Wentworth Family History
William Wentworth, of Salem, Massachusetts, 1584-1629
As far as I have been able to trace back in time the Wentworth family begins with Reginold de Wynterwade who was born in 1040. His name is written as Rynold de Wynterwade in the Domesday Book. He was living at the time of the Norman conquest in 1066. As at that time there were no surnames, he was simply Reginald, Lord of Wentworth. He was the possessor in Saxon times of the lordship of Wentworth, in the Wapentake [subdivision of the county] of Strafford, in the West Riding of Yorkshire. Yorkshire consists of three divisions, known as North, East, and West Ridings. Wentworth is in the Parish of Wath-upon-Dearn, about nine miles from Sheffield. Reginold had a son, Henry de Weyntwood, born about 1065, wife unknown.
Henry had son, Richard de Wentworth circa 1090.
Richard had son, Michael de Wentworth circa 1115.
Michael had son, Henry de Wentworth circa 1135.
Henry had son, Hugh de Wentworth circa 1160.
Hugh had son, William de Wentworth circa 1200.
William had son, Robert de Wentworth circa 1225.
In the early 1300’s the Wentworth heir, Robert Wentworth married Emma Woodhouse daughter of William Woodhouse, of Woodhouse Manor, an estate contiguous to Wentworth Manor, thus acquiring that estate. The de Wentworth-Woodhouses soon dropped the Woodhouse part of the family name but kept it for the house and became Wentworth’s of Wentworth Woodhouse. The estate was known as Wentworth-Woodhouse until the first Marquis of Rockingham rebuilt it and changed the name to Wentworth House, a name it was to have until 1847 when the 5th Earl Fitzwilliam changed it back again. The Wentworth House is England’s biggest private house.
A few interesting stories about Wentworth-Woodhouse were related by another researcher, who graciously shared them with me. He tells of the passage relating to Wentworth Woodhouse in J.Wentworth Day's book 'Harvest Adventure':
"Wentworth Woodhouse, Earl Fitzwilliam's vast Whig mansion in Yorkshire, is commonly said to be the greatest inhabited house in Britain, and I do not doubt that it is when one considers that the facade is no less than six hundred feet long, there are two hundred rooms and miles of passages. It is a magnificently imposing house, largely designed by Flitcroft, a protege of Lord Burlington. Its courts and buildings cover more than three acres of ground. There were Wentworths of Wentworth, living in their great Saxon wooden hall or "Wood house" in the 13th century, and there they continued until the Wentworth heiress married Thomas Watson, 2nd Lord Rockingham. Another and subsequent heiress brought it to the Fitzwilliams in 1782 and it has been in Wentworth-Fitzwilliam hands ever since.
There is a story that in the old days they kept a sort of running footman on permanent duty in the entrance hall to guide people over the house, and another legend of an Earl Fitzwilliam says that he, wandering about in the cellars or kitchen regions one day, was ordered out by a servant who took him for a suspicious character since he had never seen his master in those remote parts before or, possibly, had never seen him before anywhere! Best of all I like the tale of the American guest who, when he left his bedroom to go down to dinner, took a little axe with him and carefully chipped a piece out of the panelling, doorways, and balusters on his way, thus blazing a trail that would show him the way back to bed. ....the late Earl employed up to two thousand people in the house, gardens, park, woods, and estate building-yards. Many had been there all their lives".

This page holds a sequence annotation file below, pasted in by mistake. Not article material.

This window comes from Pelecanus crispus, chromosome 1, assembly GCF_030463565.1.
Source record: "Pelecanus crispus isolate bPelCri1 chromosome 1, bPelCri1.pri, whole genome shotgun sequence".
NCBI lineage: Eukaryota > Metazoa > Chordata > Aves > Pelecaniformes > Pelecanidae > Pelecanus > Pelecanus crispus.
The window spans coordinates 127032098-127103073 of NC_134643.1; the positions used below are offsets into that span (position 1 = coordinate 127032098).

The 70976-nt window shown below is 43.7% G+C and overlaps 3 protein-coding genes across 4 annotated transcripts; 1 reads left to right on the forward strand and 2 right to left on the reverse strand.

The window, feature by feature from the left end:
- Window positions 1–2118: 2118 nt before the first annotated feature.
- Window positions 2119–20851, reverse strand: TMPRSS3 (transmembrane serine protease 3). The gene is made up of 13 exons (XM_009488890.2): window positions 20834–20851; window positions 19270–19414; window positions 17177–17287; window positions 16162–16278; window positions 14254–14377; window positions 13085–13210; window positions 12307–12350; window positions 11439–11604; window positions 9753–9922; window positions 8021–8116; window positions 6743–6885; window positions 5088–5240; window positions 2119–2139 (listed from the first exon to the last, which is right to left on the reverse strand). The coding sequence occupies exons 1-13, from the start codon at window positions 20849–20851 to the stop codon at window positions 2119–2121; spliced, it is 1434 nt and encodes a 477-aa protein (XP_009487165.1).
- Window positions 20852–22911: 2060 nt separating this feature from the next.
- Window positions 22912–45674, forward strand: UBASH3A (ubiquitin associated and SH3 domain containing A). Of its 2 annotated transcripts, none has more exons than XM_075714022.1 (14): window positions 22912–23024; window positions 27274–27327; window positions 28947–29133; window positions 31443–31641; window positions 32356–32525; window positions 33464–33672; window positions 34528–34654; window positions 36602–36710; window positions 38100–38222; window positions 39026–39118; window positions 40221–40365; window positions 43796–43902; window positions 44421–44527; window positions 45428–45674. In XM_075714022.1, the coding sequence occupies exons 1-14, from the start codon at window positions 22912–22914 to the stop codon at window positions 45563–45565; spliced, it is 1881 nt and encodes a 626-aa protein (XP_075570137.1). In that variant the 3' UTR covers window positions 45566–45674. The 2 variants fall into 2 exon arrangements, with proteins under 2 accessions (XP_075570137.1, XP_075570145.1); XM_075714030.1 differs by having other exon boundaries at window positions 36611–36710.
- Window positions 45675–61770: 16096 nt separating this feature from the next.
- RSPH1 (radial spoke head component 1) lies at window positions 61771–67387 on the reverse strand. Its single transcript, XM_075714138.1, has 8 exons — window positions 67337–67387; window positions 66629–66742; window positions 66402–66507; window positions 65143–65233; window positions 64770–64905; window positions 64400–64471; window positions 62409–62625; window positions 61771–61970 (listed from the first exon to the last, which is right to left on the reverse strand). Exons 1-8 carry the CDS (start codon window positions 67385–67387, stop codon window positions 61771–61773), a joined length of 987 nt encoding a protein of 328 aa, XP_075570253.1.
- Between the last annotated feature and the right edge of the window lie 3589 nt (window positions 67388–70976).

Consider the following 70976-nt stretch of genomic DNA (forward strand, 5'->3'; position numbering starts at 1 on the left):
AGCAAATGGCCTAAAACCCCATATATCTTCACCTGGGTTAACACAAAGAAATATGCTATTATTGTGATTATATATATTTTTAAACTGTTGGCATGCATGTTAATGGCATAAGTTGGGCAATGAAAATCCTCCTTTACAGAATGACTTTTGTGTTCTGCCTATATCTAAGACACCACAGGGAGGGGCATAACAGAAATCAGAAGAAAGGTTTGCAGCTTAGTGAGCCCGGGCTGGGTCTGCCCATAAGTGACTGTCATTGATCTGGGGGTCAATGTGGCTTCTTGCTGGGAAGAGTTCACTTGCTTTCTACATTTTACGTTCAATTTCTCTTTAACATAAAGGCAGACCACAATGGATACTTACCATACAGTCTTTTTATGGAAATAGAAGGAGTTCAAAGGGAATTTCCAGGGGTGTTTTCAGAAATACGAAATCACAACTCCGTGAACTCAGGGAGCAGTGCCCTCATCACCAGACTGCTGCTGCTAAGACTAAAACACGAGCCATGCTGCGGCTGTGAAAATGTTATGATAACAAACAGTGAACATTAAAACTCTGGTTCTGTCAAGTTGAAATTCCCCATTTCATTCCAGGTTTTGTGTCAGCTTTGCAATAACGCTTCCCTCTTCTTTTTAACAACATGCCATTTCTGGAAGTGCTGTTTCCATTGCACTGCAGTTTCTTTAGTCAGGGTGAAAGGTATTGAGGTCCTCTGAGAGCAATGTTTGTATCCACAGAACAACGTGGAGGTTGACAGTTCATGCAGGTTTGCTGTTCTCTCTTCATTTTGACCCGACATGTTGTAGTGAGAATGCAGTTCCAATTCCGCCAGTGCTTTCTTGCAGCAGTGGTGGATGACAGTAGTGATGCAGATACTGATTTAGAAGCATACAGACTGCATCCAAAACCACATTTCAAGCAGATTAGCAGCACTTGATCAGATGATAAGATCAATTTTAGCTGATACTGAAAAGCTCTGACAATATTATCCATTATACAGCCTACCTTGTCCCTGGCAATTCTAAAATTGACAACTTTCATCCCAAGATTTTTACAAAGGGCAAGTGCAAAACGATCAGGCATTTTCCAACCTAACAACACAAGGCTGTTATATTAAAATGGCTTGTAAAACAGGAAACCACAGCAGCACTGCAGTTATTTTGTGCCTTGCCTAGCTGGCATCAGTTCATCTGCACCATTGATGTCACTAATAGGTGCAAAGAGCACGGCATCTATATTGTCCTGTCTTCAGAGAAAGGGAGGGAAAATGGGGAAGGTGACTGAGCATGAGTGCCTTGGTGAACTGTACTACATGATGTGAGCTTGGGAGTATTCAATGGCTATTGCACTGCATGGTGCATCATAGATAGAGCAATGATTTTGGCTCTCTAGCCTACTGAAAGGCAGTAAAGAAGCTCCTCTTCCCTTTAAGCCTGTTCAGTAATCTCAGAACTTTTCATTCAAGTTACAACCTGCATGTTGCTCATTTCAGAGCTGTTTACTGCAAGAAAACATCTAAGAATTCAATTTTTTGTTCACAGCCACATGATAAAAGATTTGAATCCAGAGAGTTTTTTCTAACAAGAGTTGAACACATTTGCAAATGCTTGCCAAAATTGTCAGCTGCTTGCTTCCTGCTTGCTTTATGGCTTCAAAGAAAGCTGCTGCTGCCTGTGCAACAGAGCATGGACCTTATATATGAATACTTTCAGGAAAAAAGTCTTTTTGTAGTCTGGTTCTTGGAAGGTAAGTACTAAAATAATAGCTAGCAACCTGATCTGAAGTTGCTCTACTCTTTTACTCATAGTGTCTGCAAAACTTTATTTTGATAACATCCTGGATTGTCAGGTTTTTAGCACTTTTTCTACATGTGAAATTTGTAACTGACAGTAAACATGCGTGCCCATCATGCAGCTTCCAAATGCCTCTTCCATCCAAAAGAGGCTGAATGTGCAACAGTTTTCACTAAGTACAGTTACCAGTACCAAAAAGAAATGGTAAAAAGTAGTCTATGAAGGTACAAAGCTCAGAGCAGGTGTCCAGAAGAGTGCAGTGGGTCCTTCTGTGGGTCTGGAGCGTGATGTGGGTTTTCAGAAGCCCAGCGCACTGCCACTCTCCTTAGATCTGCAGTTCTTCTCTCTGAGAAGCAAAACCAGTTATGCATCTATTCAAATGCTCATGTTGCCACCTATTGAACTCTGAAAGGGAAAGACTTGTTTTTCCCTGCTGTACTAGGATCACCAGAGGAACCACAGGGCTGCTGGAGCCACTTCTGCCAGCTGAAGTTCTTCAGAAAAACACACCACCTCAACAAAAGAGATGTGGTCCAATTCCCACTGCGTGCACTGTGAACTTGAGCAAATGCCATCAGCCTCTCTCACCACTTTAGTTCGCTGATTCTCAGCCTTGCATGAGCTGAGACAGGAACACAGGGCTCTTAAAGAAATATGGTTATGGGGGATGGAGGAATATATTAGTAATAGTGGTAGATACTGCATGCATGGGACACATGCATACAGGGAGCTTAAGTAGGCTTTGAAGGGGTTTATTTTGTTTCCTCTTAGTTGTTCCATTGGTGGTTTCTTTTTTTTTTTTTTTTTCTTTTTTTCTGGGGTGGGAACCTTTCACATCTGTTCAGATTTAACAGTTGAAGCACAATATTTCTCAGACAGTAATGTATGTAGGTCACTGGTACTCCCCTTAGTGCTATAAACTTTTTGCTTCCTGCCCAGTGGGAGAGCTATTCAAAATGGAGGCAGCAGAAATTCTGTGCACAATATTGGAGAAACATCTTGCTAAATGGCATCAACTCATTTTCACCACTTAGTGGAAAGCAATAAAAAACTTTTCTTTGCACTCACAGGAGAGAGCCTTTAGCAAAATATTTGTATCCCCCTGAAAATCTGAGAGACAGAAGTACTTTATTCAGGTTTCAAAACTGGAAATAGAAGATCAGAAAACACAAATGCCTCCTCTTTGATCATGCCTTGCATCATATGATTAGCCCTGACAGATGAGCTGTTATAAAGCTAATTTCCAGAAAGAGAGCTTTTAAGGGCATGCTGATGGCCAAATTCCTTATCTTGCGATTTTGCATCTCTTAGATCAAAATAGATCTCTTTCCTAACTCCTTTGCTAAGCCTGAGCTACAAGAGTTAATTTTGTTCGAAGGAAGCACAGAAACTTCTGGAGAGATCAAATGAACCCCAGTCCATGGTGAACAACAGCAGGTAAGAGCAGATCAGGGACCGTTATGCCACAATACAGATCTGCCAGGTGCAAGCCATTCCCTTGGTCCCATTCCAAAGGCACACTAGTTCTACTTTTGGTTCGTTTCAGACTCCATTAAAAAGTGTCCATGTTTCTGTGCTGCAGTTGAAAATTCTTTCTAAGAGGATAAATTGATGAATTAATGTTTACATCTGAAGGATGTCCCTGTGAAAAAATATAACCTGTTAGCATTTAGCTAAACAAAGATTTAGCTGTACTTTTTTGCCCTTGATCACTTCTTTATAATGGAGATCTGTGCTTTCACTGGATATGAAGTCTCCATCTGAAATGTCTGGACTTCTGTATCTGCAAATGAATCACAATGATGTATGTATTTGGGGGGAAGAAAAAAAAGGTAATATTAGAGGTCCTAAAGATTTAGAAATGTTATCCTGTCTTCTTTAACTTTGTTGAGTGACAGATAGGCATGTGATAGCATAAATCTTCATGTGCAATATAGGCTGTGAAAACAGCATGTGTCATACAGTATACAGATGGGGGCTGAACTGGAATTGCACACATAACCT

Oliver Wentworth & Jane: Residence at Goxhill, in of Lincolnshire, 40-50 miles from North Elmsall. Lady de Roos, wife of Roger Wentworth, great uncle of Oliver, brought into family the manor of Goxhill & Oliver probably took up residence as agent for estate. His will was dated 7 Dec 1558, & he died shortly thereafter. Will was proved 28 Jan 1559. He was described as "Gentleman" and left legacies to sons William & Francis, and to Oliver, son of former, with the residue of estate going to his wife, Jane.
William Wentworth & Susannah Carter: After birth of Christopher, child #3, this line of the family moved to adjoining hamlet of Rigsby, 2 miles west of Alford. Rigsby Church is now a chapel attached to Alford. The registers were transferred to the custody of the incumbent of Alford, but all records before 1686 were reported lost. Those preserved, were of no value for purpose of investigation. While reviewing Alford volumes, 2 leaves of parchment proved to be portions of the early Rigsby registers covering time from 18 Jan 1617-16 Sep 1621. The last burial recorded was that of Christopher, infant son of William Wentworth & Susannah Carter. This explains the disappearance of the Wentworth name from Alford registers after 1620. ("English Origins of New England Families"; Vol. 3; Genealogical Publishing Co., Inc.; p667-668.)
My connection to the Wentworth line is through Susannah Wentworth, daughter of Benjamin, son of William Wentworth, Jr., born in 1616 in England, who emigrated to the colonies prior to 1639, at which time he was an established planter in Exeter, New Hampshire. He was in Preston in 1645; Dover in 1650 per Pioneers on Maine Rivers, by Wilbur Aaniel Spencer, Genealogical Publishing Co, Inc., Baltimore 1973, p. 151; Lake Stevens FHL, Lake Stevens, WA; USA/Maine
320.03. On page 485 of GENEALOGICAL DICTIONARY OF NEW ENGLAND it states that William Wentworth accompanied friend, John Wheelwright across the ocean in 1636. This creates some confusion, because William's father William Wentworth, died in Salem, Massachusetts in 1629.